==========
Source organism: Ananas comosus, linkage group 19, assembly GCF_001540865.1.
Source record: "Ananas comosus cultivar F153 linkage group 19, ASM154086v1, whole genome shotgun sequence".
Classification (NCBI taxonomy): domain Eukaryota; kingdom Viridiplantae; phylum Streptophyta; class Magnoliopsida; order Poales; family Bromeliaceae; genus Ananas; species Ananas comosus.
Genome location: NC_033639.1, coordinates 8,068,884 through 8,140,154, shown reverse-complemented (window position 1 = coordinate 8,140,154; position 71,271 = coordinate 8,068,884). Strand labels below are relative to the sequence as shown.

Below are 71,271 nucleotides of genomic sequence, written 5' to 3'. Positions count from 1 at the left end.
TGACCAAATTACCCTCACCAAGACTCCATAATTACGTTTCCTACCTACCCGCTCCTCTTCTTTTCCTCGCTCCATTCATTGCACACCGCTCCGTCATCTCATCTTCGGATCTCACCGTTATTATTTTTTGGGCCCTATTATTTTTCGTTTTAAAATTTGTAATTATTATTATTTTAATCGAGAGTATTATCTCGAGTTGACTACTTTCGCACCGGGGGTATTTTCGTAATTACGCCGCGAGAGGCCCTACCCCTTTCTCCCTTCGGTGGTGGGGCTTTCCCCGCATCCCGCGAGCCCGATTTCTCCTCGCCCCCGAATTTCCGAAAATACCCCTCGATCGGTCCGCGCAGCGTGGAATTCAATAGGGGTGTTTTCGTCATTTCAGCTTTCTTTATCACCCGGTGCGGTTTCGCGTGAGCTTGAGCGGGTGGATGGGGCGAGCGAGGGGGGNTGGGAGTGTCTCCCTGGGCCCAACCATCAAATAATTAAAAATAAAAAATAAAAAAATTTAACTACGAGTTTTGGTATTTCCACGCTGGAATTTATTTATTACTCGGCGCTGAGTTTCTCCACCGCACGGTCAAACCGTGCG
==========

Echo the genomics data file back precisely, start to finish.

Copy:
Source organism: Ananas comosus, linkage group 19, assembly GCF_001540865.1.
Source record: "Ananas comosus cultivar F153 linkage group 19, ASM154086v1, whole genome shotgun sequence".
Classification (NCBI taxonomy): domain Eukaryota; kingdom Viridiplantae; phylum Streptophyta; class Magnoliopsida; order Poales; family Bromeliaceae; genus Ananas; species Ananas comosus.
Genome location: NC_033639.1, coordinates 8,068,884 through 8,140,154, shown reverse-complemented (window position 1 = coordinate 8,140,154; position 71,271 = coordinate 8,068,884). Strand labels below are relative to the sequence as shown.

Below are 71,271 nucleotides of genomic sequence, written 5' to 3'. Positions count from 1 at the left end.
TGACCAAATTACCCTCACCAAGACTCCATAATTACGTTTCCTACCTACCCGCTCCTCTTCTTTTCCTCGCTCCATTCATTGCACACCGCTCCGTCATCTCATCTTCGGATCTCACCGTTATTATTTTTTGGGCCCTATTATTTTTCGTTTTAAAATTTGTAATTATTATTATTTTAATCGAGAGTATTATCTCGAGTTGACTACTTTCGCACCGGGGGTATTTTCGTAATTACGCCGCGAGAGGCCCTACCCCTTTCTCCCTTCGGTGGTGGGGCTTTCCCCGCATCCCGCGAGCCCGATTTCTCCTCGCCCCCGAATTTCCGAAAATACCCCTCGATCGGTCCGCGCAGCGTGGAATTCAATAGGGGTGTTTTCGTCATTTCAGCTTTCTTTATCACCCGGTGCGGTTTCGCGTGAGCTTGAGCGGGTGGATGGGGCGAGCGAGGGGGGNTGGGAGTGTCTCCCTGGGCCCAACCATCAAATAATTAAAAATAAAAAATAAAAAAATTTAACTACGAGTTTTGGTATTTCCACGCTGGAATTTATTTATTACTCGGCGCTGAGTTTCTCCACCGCACGGTCAAACCGTGCG